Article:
Patient characteristics, clinical, surgical and pathological data were retrieved from hospital records in each institution. The 7th edition of the UICC TNM classification was used for tumor staging [19]. The survival data were obtained from outpatient clinics, the Kanagawa Prefectural registry system, and the Northern and Yorkshire Cancer Registry. This study was approved by the Local Ethics Research Committee in each institution.

Statistical analyses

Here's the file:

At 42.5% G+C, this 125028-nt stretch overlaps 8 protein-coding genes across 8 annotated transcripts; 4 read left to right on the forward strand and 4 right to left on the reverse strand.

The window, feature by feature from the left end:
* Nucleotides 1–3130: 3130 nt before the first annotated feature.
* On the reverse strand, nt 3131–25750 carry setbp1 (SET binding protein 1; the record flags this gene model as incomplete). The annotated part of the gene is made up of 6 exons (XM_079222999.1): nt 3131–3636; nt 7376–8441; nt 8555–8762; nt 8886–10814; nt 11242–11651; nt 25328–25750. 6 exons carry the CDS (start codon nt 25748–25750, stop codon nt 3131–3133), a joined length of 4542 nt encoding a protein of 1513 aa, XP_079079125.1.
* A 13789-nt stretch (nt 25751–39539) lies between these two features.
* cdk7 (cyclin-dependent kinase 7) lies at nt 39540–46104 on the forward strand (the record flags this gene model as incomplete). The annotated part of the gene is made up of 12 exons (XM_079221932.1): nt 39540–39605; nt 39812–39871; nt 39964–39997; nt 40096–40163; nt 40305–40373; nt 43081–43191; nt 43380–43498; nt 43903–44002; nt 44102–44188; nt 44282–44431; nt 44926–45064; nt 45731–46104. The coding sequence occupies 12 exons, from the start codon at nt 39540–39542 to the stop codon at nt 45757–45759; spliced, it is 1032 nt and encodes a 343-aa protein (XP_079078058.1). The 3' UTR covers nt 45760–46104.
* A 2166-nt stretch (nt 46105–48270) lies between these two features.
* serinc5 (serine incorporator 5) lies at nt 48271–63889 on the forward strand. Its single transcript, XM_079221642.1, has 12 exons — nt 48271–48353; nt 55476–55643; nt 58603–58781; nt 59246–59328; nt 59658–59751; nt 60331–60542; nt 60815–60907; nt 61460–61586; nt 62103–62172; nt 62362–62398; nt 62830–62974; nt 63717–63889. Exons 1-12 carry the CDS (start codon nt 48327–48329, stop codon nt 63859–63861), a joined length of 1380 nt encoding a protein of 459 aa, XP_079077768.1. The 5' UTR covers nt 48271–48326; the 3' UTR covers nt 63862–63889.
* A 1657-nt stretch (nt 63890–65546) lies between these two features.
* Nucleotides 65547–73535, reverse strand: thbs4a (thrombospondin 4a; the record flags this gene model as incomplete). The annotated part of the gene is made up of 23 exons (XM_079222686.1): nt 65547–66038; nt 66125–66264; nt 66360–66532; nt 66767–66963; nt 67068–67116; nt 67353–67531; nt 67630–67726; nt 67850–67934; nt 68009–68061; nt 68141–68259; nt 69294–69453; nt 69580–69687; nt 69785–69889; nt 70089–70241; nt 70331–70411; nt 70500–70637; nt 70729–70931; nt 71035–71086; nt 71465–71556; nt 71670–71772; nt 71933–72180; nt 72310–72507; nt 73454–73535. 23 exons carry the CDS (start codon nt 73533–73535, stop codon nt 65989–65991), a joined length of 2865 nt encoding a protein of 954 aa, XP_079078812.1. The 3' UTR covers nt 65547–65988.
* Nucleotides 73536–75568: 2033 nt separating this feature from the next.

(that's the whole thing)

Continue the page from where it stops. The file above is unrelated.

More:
Patients’ characteristics (age, gender, tumor location, extent of surgery, splenectomy, pancreatectomy, depth of invasion (pT category), lymph node status (pN category), absence or presence of distant metastases (M category), pTNM stage, absence or presence of tumor at the resection margin (R category), number of examined lymph nodes and histological tumor type according to the Lauren classification [20]) were compared using the chi-square test. Overall survival (OS) was defined as time from surgery to date of death due to any cause or date of last follow-up. Cancer-specific survival (CSS) was defined as time from surgery to date of death due to cancer or date of last follow-up/death due to other cause. The survival probability of both institutions was calculated by the Kaplan-Meier method and compared by log-rank test. To identify significant prognosticators for patients from each institution, uni- and multivariate analyses were performed using a Cox regression proportional hazard model. The differences in the background clinicopathological characteristics between patients from both institutions were adjusted through propensity score weighting [18]. The propensity score for each patient was estimated by a logistic regression model using institution (LTHT or KCCH) as dependent variable and all patient characteristics as independent variables. Next, adjusted survival probabilities were calculated by the Kaplan-Meier method and compared by log-rank test using the sandwich variance estimator [21]. The unadjusted and propensity score adjusted log HRs (logHRs) were compared using a Z test. The standard error of the difference in logHRs was calculated using the robust variance estimator, which takes the correlation of logHRs as well as propensity score weighting into account [22]. p values <0.05 were considered to be significant. All data analyses were carried out using SPSS version 20 for Windows (SPSS Inc., Chicago, IL, USA) or SAS version 9.3 for Windows (SAS Institute Inc, Cary, NC, USA).